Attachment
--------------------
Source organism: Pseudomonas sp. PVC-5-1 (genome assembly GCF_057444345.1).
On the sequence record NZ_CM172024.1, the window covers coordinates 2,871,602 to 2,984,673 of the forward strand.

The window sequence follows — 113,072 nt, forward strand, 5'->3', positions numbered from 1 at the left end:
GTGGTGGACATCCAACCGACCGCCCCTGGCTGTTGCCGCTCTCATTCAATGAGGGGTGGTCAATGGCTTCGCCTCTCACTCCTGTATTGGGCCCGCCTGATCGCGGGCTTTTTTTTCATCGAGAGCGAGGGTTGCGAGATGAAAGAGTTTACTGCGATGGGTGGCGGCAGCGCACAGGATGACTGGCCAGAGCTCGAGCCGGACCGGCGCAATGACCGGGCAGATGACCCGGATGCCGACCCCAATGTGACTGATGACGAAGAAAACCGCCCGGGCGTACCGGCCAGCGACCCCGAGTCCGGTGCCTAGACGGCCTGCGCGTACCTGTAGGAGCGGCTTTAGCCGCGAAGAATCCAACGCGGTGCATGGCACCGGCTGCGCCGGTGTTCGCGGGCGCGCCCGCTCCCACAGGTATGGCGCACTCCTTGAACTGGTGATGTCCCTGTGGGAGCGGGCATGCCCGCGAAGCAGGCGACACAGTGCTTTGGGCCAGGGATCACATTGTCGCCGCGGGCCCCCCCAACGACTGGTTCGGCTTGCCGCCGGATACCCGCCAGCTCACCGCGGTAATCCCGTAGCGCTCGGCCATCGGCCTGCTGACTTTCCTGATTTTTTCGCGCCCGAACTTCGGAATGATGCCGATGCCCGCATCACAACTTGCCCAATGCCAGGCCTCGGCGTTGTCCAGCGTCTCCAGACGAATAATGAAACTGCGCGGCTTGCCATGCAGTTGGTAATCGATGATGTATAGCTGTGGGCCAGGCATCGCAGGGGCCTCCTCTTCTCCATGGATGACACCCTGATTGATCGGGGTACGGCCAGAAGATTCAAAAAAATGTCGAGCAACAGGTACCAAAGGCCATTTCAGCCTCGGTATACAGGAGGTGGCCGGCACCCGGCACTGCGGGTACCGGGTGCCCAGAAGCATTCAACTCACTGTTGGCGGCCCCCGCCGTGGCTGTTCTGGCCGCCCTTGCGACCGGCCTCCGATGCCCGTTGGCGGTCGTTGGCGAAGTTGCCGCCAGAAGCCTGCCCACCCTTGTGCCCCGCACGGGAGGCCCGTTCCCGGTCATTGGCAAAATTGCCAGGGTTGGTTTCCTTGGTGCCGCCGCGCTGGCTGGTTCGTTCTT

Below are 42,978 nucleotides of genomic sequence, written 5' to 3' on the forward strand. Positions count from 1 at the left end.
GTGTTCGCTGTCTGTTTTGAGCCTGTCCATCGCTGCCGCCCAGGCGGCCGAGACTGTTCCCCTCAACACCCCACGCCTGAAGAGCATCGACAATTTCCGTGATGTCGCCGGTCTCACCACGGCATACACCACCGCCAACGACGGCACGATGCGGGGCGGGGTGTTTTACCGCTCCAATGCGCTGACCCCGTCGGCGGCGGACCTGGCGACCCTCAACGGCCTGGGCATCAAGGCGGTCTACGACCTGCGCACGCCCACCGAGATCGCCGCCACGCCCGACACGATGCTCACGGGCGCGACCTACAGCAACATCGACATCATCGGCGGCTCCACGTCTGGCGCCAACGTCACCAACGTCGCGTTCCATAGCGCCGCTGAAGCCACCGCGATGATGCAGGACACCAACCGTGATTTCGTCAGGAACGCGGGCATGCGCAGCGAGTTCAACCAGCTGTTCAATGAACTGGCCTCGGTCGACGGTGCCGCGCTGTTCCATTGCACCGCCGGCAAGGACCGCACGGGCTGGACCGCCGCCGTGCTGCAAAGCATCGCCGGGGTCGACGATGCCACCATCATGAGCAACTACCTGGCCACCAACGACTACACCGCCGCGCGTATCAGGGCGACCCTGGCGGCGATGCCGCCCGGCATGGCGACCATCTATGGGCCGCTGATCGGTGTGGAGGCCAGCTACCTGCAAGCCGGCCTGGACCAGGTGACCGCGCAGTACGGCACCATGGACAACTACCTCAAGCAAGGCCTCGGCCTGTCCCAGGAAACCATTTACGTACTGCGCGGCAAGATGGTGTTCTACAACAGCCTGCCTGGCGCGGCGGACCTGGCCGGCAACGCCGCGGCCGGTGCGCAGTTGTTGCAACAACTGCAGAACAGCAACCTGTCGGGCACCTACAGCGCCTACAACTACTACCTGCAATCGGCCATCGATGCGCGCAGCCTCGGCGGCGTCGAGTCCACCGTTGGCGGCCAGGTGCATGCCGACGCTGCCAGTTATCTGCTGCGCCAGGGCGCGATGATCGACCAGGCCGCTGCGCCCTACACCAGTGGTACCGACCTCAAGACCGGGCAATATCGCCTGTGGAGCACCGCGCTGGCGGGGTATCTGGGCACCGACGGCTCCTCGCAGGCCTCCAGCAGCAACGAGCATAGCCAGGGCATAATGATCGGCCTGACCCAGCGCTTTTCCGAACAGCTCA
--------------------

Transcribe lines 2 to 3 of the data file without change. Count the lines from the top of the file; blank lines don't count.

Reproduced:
On the sequence record NZ_CM172024.1, the window covers coordinates 2,871,602 to 2,984,673 of the forward strand.

The window sequence follows — 113,072 nt, forward strand, 5'->3', positions numbered from 1 at the left end: